The Hahn that I have from what I have been told is one of two SA's Hahn did. The serial number falls in the first order of M14's from Springfield (15,600). I have been tempted to make it All SA, but left it alone. Only reason I guess is it is as it left Hahn after he put the 2 book ends together. Putting these 14 Types together is a jigsaw puzzle at best. After all the pieces are put together then we stand back to look. The nice thing about it is the fact there are other pieces that can be used or changed out without ruining the puzzle. The difficult part is the critics with ourselves being the WORSE or Best of the LOT. Too Much Idle Time and this is the only key board I can play.
Pfc out
 

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It has been my understanding that the buttplate delay was caused by there being no suitable one available when the M15 was canceled and the decision was made to modify the M14 for the BAR role.

The previously accepted M15 buttplate was unsuitable because: 1, too heavy. 2, the hinge was above the stock. They needed to design and test one that met the weight requirement and had the hinge below the comb of the stock.

In order to meet the weight requirement, it was decided to use an aluminum base plate (which they already had designed for the T44E6 project). The problem was figuring out how to move the hinge below the stock line.

The below photo is date 21 Apr 1959.
 

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It is my understanding that the buttplate delay was caused by not being able to design a steel flap on an aluminum base plate that could stand up to the firing of rifle grenades. What Different describes as the Type 2 (checkering above and below the door) was accepted, but it still wasn't perfect. Buttplates were eventually redisigned with a longer support bracket, eliminating the checkering above the door. Keep in mind that the aluminum hinge and support bracket on all M14 buttplates are aluminum, being attached to the aluminum base plate by magic (I do not know if it is epoxy or actual welding. That is a question for Lysander or Different).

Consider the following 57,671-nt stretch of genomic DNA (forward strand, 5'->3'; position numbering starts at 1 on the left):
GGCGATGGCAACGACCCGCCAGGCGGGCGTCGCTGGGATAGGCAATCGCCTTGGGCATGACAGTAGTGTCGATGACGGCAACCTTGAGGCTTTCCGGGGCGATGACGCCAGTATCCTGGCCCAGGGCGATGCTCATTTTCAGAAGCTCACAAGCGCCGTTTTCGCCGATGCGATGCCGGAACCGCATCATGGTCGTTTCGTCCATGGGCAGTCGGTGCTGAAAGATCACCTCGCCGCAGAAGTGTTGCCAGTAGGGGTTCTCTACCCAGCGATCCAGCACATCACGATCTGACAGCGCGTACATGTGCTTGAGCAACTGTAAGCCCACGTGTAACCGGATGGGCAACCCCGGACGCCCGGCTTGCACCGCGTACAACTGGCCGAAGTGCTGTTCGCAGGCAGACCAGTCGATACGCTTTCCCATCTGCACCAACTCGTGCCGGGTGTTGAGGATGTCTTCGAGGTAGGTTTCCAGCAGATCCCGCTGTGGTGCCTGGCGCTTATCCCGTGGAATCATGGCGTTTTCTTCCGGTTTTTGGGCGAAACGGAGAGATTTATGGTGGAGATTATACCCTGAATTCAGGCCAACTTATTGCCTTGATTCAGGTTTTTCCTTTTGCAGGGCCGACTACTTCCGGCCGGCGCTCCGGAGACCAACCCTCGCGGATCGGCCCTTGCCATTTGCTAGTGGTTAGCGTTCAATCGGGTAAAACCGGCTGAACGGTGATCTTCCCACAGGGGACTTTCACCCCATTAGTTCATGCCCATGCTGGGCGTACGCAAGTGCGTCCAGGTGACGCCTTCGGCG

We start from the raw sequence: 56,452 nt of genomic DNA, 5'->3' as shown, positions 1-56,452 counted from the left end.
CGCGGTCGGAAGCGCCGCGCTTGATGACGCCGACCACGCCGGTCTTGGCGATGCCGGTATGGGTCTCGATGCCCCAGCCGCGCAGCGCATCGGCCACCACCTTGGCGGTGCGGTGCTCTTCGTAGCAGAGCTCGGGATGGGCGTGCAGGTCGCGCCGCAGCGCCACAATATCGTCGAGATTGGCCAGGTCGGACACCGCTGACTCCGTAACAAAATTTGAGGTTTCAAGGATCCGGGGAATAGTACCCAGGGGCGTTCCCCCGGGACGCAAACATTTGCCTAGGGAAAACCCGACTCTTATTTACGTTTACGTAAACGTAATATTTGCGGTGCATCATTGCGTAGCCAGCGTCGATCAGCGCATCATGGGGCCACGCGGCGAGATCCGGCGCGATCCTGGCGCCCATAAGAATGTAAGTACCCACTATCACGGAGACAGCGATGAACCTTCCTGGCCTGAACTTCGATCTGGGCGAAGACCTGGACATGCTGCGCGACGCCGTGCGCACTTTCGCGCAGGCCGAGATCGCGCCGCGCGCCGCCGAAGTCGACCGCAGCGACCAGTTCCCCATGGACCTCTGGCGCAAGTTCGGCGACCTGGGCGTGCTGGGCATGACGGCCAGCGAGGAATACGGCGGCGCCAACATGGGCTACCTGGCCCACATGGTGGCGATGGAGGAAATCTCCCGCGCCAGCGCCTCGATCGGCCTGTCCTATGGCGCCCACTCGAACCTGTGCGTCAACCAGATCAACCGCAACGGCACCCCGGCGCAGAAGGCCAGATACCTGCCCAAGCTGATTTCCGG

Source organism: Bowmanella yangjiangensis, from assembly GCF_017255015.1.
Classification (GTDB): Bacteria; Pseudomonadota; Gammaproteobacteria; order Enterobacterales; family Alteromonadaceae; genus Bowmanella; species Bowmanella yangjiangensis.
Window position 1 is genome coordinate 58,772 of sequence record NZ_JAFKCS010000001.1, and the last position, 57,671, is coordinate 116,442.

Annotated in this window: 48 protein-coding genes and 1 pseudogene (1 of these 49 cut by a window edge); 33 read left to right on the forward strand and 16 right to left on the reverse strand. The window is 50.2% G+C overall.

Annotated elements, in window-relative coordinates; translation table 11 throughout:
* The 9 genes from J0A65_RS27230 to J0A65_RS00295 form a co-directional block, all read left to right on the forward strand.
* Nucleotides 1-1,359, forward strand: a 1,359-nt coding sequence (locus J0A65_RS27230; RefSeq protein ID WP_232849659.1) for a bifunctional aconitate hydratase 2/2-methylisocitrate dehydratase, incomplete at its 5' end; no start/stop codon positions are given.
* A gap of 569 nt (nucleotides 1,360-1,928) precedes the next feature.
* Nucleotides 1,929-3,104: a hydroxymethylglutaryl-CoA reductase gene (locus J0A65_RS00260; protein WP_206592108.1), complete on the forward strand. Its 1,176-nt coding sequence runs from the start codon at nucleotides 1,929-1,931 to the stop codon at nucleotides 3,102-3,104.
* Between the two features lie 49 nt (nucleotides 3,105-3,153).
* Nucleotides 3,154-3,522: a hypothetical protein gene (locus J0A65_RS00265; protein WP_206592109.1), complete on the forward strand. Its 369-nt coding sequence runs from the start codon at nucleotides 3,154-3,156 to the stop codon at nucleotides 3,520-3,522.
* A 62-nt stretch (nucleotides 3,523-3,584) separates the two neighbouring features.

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Ted and all,

Thank you for your clarification about early SA butt plates. I have an early aluminum one and the garand style with rubber insert.

Wes
 

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I have three butt plates with checkering above the door, similar to the broken ones pictured, and one that does not. One of the ones with checkering came with a fiberglass stock.

Personally, I believe the elimination of the checkering was later than the first attempts at making a fracture free butt plate. The butt plate in your first post appears to have checkering above the upper screw hole, which is atypical in what I have seen.

As to how the bracket is attached to the plate, I believe it is welded, partly because P/N 7790700 is referred to as Plate Assembly (Weldment), although, I believe technically it should be referred to as an aluminum brazed assembly
 

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Early full checkered butt plate. The design had been around since Feb 1959.



The butt plate differs from the standard production in that the standard production version has two holes for blind rivets or aligning pins and the checkering stops at the upper screw hole, or in some cases at the top of the butt trap door. The flap has additional checkering at the hinge.

What happened to some of the early stocks with M1 butt plates:


And, it would seem that by December 1960, all of the obvious changes from the T44E4 to the "standard" M14 had been incorporated, although it does not seem to have the lug on the gas cylinder, but it might be not visible in the picture.